People v. McCarty, 09SA161.

Decision Date10 May 2010
Docket NumberNo. 09SA161.,09SA161.
Citation229 P.3d 1041
PartiesThe PEOPLE of the State of Colorado, Plaintiff-Appellant v. John Jacob McCARTY, Defendant-Appellee.
CourtColorado Supreme Court

Pete Hautzinger, District Attorney, Twenty-First Judicial District, Christopher Nerbonne, Deputy District Attorney, Grand Junction, Colorado, Attorneys for Plaintiff-Appellant.

Peters & Nolan, LLC, Andrew J. Nolan, Grand Junction, Colorado, Attorneys for Defendant-Appellee.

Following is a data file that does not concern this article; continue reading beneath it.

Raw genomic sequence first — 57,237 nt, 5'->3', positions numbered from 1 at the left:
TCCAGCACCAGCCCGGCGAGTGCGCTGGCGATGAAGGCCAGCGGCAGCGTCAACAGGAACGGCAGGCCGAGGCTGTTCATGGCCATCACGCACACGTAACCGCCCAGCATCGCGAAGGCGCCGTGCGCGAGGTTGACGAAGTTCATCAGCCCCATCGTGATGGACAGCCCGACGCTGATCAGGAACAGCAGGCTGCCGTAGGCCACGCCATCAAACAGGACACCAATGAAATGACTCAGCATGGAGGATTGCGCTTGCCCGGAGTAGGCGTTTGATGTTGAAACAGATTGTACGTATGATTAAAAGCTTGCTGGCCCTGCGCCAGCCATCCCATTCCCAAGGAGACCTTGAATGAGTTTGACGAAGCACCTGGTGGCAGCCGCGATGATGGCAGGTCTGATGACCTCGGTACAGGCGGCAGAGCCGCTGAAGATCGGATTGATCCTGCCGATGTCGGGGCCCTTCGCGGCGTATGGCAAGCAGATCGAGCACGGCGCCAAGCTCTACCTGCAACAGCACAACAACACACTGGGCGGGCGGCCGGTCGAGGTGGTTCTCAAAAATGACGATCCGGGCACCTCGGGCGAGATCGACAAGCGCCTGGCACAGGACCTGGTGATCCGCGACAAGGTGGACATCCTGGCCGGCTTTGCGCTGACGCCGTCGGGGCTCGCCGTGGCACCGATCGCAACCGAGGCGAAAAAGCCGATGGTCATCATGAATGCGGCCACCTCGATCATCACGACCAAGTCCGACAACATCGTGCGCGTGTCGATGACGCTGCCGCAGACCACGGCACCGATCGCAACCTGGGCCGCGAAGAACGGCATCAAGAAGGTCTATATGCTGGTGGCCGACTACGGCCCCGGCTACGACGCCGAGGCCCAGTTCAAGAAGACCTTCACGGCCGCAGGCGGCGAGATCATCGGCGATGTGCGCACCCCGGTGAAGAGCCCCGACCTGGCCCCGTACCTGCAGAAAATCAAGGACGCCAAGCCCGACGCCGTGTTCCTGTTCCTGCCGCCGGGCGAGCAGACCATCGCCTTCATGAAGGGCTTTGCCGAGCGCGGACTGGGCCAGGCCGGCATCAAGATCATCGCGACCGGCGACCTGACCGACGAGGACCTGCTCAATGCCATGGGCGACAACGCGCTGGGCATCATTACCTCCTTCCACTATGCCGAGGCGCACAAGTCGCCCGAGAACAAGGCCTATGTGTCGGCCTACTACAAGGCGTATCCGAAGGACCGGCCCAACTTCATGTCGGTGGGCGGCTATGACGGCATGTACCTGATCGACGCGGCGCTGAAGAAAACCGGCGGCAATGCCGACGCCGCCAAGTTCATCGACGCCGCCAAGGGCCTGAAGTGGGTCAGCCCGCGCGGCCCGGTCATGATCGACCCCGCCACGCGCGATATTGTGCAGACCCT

Justice COATS delivered the Opinion of the Court.

The People brought an interlocutory appeal, as authorized by section 16-12-102(2), C.R.S. (2009), and C.A.R. 4.1, challenging the district court's suppression of drugs seized from a vehicle driven by the defendant. After being followed from an import store that was the object of police surveillance and being stopped for a traffic infraction, the defendant conceded buying a "pot pipe" at the store, took the as yet unwrapped pipe from his pocket, and turned it over to the police. The district court found that these circumstances did not provide the officers with probable cause to search the defendant's vehicle or justify a search of the vehicle incident to the defendant's arrest.